But as we have already noted, local authorities’ income generation can be highly unequal, as can the demand for their services. At the moment there is a complicated system of top-ups and tariffs to try and smooth this. But as the level of funding from central government vanishes, and demographic pressures on council services increase, local councils will become more and more unequal.
Assessing the comparable level of need for local authorities over time is complex. Between 2010 and 2019 Local Authorities gained responsibility for some health and social care provision and for homelessness reduction. Additional funding accompanied these changes, much of this will disappear as central government grants are replaced by increased rates retention.
What’s more, the research assumes that we don’t crash out of the EU without a deal. The Bank of England has warned that if we do crash out, we risk a severe recession. In that case, local councils would be vulnerable to the economic downturn, but they would also face increased pressure on their services. To take just one example, many would face an influx of UK pensioners, currently resident in the EU, but forced to return by Brexit.
A new approach is needed that closes funding gaps, addresses inequalities in distribution, and is responsive to differing levels of need from demographic pressures.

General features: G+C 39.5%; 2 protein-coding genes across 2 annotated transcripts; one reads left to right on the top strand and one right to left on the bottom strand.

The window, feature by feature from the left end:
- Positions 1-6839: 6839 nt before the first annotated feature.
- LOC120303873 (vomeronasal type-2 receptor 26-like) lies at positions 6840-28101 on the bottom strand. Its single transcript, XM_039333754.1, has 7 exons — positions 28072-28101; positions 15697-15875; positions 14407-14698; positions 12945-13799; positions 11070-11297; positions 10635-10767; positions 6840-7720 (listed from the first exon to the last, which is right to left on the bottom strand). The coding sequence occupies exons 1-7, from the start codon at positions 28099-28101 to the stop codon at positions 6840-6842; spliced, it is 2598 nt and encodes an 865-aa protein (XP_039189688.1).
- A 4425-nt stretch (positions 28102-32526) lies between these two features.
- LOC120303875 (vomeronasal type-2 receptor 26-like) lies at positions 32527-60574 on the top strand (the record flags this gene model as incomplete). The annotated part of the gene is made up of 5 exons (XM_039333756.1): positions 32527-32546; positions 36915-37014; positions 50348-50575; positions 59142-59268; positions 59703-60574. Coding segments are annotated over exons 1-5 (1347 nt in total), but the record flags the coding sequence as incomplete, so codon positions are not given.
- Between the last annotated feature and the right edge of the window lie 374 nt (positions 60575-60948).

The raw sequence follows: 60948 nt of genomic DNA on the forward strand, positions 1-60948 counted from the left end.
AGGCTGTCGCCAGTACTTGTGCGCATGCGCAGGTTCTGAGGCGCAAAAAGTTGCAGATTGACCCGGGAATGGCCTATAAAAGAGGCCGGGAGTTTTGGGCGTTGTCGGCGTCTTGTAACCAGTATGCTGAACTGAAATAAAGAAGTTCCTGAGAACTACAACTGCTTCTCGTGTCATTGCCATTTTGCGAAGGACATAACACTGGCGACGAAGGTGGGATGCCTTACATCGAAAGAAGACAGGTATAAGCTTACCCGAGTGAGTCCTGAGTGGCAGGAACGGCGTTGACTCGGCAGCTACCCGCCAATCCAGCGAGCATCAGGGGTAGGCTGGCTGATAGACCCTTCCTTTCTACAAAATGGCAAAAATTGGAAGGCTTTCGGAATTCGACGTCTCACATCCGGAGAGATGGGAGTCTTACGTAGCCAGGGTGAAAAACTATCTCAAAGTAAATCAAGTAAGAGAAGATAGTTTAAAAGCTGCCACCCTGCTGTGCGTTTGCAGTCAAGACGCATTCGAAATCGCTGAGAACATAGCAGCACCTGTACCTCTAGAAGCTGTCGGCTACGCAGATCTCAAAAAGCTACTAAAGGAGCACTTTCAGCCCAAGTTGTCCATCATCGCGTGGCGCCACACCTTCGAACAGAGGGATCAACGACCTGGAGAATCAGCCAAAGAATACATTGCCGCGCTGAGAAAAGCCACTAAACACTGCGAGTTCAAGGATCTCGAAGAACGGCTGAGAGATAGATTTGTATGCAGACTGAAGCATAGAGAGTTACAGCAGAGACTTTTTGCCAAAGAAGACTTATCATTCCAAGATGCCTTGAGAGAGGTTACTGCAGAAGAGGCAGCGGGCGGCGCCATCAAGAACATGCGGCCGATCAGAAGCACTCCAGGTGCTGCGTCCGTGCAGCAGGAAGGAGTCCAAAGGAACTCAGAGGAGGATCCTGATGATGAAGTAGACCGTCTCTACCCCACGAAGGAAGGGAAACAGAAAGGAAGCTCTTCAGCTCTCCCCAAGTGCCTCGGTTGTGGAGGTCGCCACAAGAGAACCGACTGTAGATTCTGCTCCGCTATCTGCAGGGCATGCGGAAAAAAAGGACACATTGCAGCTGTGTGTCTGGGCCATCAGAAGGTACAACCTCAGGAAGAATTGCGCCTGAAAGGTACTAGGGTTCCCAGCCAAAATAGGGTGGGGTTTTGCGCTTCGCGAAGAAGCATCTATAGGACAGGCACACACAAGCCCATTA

If the prime minister really wants to demonstrate his commitment to the public sector, he could do worse than commit to reviewing local authority funding. Not just the amounts – though certainly that too. But how that funding is allocated.
If local authority funding includes incentives to encourage councils to promote business growth, it shouldn’t penalise communities with less resources or greater needs. Current rules on business rate retention should be amended. Council funding should be based on the needs of communities, not just their ability to grow business rate income.
One option is the ‘growth first model’ – first proposed by IPPR – that ensures that any system of business rate retention enables all councils to grow their funding in line with the needs of their communities. Councils with higher funding needs (either more demand or less income) would be allowed to keep a greater proportion of their business rates.
Every community needs good local services to thrive. But local authorities have seen their ability to provide for communities slashed. What’s more, the cuts have fallen much harder on some authorities than others. Current plans to review the funding settlement and reform business rates retention don’t go nearly far enough. The government have delayed implementing further rates retention. We should use it to find a radical solution, that restores the money councils need and restores fairness to the way they are funded.